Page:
A landlord’s profit motive, however, will always clash with the occupier’s need to protect their investment. High service charges do not affect the landlord. They can “sweat” the asset, let the building become rundown, while padding service charges.
Harry Scoffin, London leaseholder activist who works for the Leasehold Knowledge Partnership, questions the Conservative Party’s astonishing complacency in the face of a massively expanded leasehold sector:
He writes in The Daily Telegraph:
“The Conservative Party has been adept at using housing policy to speak to voters’ aspirations for a better life, prompting a “virtuous cycle” which has led it to semi-permanent governance. From Harold Macmillan’s 300,000 new homes a year, to Margaret Thatcher’s right to buy, the world’s most successful political party has understood that owning a home makes families strong and people prouder. Property is earned. It gives people something to work towards and provides a sense of security when achieved.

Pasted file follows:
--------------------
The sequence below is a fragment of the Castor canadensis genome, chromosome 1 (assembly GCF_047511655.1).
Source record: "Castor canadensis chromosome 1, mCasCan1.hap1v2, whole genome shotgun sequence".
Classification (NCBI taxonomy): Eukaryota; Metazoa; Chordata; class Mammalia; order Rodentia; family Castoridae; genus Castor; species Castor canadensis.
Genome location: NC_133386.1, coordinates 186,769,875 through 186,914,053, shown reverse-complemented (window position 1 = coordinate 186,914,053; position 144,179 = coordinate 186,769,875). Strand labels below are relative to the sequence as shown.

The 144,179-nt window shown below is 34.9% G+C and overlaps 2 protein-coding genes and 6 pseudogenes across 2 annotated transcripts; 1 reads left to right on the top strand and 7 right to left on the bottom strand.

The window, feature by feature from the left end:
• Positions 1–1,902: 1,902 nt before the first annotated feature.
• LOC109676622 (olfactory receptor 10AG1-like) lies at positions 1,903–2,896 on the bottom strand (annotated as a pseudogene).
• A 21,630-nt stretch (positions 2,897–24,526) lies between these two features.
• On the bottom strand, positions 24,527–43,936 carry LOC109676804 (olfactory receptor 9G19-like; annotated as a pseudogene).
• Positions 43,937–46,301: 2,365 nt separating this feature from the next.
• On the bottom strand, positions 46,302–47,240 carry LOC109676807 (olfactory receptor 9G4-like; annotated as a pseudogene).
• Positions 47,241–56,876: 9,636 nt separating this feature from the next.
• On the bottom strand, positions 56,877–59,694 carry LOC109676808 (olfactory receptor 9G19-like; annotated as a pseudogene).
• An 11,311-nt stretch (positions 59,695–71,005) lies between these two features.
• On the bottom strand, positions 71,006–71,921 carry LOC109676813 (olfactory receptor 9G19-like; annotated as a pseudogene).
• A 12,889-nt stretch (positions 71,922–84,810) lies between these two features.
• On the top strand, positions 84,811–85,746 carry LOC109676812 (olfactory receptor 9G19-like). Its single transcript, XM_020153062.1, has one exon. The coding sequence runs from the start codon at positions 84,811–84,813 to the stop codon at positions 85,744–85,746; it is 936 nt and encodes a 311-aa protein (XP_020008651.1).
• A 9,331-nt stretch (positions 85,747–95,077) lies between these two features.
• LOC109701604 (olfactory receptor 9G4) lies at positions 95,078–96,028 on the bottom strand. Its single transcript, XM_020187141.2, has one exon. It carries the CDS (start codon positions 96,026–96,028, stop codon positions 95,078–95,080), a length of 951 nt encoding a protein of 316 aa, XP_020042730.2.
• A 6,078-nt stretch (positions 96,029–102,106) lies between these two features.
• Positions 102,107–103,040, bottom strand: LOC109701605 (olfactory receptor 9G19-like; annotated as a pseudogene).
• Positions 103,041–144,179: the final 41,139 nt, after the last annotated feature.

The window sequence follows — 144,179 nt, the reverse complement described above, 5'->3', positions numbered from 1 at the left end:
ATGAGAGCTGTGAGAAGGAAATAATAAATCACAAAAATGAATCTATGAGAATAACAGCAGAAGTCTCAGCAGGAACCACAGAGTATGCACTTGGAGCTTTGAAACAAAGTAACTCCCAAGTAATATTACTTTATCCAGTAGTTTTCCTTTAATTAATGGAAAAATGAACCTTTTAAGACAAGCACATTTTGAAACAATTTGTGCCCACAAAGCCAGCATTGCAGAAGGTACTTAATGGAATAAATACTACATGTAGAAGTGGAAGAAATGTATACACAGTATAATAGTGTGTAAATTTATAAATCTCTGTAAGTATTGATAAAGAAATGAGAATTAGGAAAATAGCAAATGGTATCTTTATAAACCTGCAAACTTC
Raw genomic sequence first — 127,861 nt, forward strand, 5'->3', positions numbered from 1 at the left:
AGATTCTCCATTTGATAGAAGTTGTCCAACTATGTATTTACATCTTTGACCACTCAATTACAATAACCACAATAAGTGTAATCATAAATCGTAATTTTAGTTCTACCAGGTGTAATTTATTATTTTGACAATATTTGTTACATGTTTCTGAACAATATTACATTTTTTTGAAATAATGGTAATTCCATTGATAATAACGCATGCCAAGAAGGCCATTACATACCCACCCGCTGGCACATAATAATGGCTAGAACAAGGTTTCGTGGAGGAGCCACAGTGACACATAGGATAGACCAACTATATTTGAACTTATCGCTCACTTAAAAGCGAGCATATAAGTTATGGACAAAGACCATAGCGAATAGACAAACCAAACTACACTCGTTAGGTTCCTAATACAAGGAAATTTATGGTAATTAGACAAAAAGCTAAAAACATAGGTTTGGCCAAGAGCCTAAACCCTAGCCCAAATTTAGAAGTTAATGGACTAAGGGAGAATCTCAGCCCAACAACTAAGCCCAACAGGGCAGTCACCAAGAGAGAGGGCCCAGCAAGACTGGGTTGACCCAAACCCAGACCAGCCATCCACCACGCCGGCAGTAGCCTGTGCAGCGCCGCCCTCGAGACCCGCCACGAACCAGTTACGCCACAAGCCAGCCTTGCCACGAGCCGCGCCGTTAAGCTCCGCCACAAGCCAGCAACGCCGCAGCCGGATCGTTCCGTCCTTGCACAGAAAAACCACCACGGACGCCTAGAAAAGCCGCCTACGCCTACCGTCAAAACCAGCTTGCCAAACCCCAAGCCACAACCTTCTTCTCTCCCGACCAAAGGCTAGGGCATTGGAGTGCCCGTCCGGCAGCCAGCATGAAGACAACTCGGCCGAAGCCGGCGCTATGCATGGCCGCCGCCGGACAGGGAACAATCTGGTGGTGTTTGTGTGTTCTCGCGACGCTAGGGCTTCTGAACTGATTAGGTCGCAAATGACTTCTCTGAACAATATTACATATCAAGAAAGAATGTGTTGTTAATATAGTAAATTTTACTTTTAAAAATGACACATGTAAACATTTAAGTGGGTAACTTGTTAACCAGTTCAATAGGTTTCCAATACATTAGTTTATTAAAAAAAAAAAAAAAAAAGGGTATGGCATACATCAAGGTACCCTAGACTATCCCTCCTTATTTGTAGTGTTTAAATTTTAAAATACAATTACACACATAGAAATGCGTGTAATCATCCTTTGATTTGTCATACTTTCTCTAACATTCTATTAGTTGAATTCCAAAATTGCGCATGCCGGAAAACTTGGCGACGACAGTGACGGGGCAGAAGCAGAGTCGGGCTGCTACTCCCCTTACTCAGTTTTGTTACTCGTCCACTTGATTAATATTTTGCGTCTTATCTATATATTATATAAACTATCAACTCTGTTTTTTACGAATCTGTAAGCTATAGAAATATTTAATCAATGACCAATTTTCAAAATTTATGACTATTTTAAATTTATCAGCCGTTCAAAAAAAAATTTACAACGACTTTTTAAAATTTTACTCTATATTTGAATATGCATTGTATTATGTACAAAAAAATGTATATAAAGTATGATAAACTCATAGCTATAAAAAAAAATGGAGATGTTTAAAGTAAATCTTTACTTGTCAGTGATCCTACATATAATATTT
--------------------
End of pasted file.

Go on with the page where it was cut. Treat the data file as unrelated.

“But what if the Conservatives abandon their belief in the property-owning democracy? That’s what’s happening with the spread of detested leasehold tenure. Between July 2017 and 2018, new-build leasehold sales represented 44 per cent of all new-build by value and 38 per cent by number of properties …
Mr Scoffin reports the following comment from LKP:
“It’s astonishing that the party of property-owning democracy has been blind to the systemic rip-offs in the massively expanded leasehold system. Do we want homes? Or do we want to create an investment asset class for murky international private equity investors hoovering up the freeholds to people’s homes? Enough, already,” says Sebastian O’Kelly, chief executive of the Leasehold Knowledge Partnership